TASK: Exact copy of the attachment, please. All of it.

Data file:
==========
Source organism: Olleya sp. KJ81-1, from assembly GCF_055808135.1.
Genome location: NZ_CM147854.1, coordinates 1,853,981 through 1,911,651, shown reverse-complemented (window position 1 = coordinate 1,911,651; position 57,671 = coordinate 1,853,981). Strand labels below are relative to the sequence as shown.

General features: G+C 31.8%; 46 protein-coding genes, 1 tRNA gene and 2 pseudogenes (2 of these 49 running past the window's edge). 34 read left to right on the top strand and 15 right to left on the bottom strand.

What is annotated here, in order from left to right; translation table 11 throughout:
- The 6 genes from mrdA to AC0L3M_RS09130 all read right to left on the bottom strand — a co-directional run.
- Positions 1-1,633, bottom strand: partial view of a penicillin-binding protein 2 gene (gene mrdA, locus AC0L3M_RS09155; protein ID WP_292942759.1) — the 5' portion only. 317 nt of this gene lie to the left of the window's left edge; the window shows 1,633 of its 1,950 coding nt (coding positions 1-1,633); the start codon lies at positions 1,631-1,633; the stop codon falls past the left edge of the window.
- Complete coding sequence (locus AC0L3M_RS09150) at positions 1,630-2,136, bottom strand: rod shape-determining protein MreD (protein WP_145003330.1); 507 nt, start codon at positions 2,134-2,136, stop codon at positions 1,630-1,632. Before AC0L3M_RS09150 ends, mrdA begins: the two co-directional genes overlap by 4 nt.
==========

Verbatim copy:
Source organism: Olleya sp. KJ81-1, from assembly GCF_055808135.1.
Genome location: NZ_CM147854.1, coordinates 1,853,981 through 1,911,651, shown reverse-complemented (window position 1 = coordinate 1,911,651; position 57,671 = coordinate 1,853,981). Strand labels below are relative to the sequence as shown.

General features: G+C 31.8%; 46 protein-coding genes, 1 tRNA gene and 2 pseudogenes (2 of these 49 running past the window's edge). 34 read left to right on the top strand and 15 right to left on the bottom strand.

What is annotated here, in order from left to right; translation table 11 throughout:
- The 6 genes from mrdA to AC0L3M_RS09130 all read right to left on the bottom strand — a co-directional run.
- Positions 1-1,633, bottom strand: partial view of a penicillin-binding protein 2 gene (gene mrdA, locus AC0L3M_RS09155; protein ID WP_292942759.1) — the 5' portion only. 317 nt of this gene lie to the left of the window's left edge; the window shows 1,633 of its 1,950 coding nt (coding positions 1-1,633); the start codon lies at positions 1,631-1,633; the stop codon falls past the left edge of the window.
- Complete coding sequence (locus AC0L3M_RS09150) at positions 1,630-2,136, bottom strand: rod shape-determining protein MreD (protein WP_145003330.1); 507 nt, start codon at positions 2,134-2,136, stop codon at positions 1,630-1,632. Before AC0L3M_RS09150 ends, mrdA begins: the two co-directional genes overlap by 4 nt.